… [T]here’s another, even stronger case against the rule. That is the humanitarian case. And until that case, too, receives consideration, the debate will always be a lopsided one.
Consider the current employment culture. Sit down with an employment officer at the company where you hope to work, and something feels strange. After a while, you realize what it is: The party on the other side of the desk is not a company executive, it is Jacqueline Berrien, the head of the EEOC. The process moves in similarly creepy fashion when you are the one offering the job: Sure, your future hire is there in the flesh, but you might as well be talking to Thomas Perez. That is, the rules the United States secretary of labor enforces determine the course of your conversation more than anything you, or the new hire, might feel like saying.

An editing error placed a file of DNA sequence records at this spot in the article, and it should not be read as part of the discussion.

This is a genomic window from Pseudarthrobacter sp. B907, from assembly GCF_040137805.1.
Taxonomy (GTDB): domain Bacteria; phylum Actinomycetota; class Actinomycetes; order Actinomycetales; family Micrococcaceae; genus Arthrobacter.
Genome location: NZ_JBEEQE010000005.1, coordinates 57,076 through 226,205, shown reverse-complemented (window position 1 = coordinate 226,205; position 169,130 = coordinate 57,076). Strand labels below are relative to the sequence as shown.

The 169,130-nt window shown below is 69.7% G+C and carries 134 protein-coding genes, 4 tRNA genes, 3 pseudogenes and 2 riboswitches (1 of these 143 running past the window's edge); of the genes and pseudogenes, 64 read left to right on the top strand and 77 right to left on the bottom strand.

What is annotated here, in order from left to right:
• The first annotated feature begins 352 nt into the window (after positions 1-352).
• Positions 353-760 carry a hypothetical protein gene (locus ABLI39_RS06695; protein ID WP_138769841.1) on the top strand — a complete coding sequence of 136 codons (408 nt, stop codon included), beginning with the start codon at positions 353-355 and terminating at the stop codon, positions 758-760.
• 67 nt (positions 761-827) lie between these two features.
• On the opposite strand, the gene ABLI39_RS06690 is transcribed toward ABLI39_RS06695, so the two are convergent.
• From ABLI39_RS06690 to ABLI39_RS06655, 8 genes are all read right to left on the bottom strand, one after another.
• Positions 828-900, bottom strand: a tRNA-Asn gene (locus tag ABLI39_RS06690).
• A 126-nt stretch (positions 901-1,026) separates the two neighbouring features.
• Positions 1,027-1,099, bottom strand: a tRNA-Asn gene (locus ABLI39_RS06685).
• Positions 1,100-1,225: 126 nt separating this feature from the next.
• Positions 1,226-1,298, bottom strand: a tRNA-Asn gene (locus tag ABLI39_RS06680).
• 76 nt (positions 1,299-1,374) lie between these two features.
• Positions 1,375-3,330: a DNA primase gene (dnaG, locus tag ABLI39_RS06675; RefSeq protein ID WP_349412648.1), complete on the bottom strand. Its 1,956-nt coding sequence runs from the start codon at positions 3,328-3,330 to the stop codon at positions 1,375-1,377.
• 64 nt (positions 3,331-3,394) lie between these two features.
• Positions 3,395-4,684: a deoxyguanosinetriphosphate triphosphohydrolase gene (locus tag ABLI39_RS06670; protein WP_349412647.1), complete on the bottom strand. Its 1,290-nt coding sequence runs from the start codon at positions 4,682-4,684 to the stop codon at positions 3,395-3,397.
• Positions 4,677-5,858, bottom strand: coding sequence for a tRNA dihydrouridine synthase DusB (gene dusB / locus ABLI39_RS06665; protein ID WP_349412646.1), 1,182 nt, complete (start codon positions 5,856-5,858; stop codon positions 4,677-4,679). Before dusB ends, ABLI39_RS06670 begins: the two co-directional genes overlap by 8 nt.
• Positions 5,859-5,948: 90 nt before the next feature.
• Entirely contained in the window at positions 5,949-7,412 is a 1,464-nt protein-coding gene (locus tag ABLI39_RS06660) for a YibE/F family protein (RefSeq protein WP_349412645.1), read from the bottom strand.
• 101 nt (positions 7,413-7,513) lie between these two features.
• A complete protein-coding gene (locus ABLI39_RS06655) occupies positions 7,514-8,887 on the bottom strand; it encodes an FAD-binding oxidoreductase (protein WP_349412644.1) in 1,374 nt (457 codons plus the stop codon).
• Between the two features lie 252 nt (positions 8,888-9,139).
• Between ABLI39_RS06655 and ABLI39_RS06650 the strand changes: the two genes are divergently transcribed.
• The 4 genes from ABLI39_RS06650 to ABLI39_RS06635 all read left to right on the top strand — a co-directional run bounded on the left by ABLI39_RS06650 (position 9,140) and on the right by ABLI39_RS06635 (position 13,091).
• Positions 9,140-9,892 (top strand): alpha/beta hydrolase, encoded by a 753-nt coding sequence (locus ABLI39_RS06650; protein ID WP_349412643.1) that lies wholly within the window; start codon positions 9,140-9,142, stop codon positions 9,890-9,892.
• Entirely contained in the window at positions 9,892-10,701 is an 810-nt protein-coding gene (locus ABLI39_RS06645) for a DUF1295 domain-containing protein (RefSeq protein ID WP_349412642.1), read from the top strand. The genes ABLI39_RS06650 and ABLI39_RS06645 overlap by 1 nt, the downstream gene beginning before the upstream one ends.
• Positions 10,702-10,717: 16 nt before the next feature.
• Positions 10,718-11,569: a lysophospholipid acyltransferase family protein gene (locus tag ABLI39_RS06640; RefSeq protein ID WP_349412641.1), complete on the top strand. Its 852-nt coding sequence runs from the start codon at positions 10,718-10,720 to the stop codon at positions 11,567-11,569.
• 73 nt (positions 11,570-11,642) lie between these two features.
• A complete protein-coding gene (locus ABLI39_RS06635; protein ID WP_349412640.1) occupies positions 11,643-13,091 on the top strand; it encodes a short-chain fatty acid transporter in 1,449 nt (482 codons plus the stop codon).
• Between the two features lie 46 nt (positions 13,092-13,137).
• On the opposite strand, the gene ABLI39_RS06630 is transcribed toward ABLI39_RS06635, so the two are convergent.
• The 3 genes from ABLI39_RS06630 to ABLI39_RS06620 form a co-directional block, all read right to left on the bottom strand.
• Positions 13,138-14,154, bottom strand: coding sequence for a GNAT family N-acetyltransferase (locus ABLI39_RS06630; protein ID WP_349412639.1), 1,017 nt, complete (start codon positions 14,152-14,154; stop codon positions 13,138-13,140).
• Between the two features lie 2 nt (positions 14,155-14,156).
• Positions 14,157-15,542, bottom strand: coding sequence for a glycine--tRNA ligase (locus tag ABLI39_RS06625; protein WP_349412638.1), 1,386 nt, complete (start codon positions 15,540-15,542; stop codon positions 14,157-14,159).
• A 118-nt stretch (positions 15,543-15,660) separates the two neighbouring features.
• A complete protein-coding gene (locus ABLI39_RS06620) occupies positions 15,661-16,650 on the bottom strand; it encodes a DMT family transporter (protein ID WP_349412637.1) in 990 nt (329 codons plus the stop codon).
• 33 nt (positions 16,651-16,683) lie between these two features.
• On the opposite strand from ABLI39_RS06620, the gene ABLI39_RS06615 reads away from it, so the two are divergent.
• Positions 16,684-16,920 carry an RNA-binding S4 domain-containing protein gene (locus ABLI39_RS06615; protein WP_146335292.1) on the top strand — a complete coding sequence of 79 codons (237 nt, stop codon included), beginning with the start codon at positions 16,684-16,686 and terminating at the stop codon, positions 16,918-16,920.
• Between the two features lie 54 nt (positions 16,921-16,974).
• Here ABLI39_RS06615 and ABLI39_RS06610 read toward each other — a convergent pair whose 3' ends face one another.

It was not always thus. In the 19th century and well into the 20th, many employers and employees believed that their relationship, the two-party one, was key. Outsiders — regulators, unions, lawmakers — were intruders. That privacy of employer and employee often yielded negative results. The employer might exploit the employee. But the two-party dynamic often succeeded. Because the employee-employer pair set their terms together, they trusted each other. From time to time, they also helped each other. …
… The relationship between employer and worker does matter. The employer who cannot set his business’s wages, or who must, whether or not he can afford it, increase wages, is an employer who is less likely to invest in his relationship with his employees. He is also less likely to hire and more likely to use a temp agency, to “nickel and dime” in the way that progressive cartoons mock. States and towns rarely supply institutions as wonderful as the Andrew Carnegie libraries. When rules intrude, the loss to personal ambition, workplace satisfaction, and civic culture is great. So great that perhaps someone will eventually figure out a way to quantify that.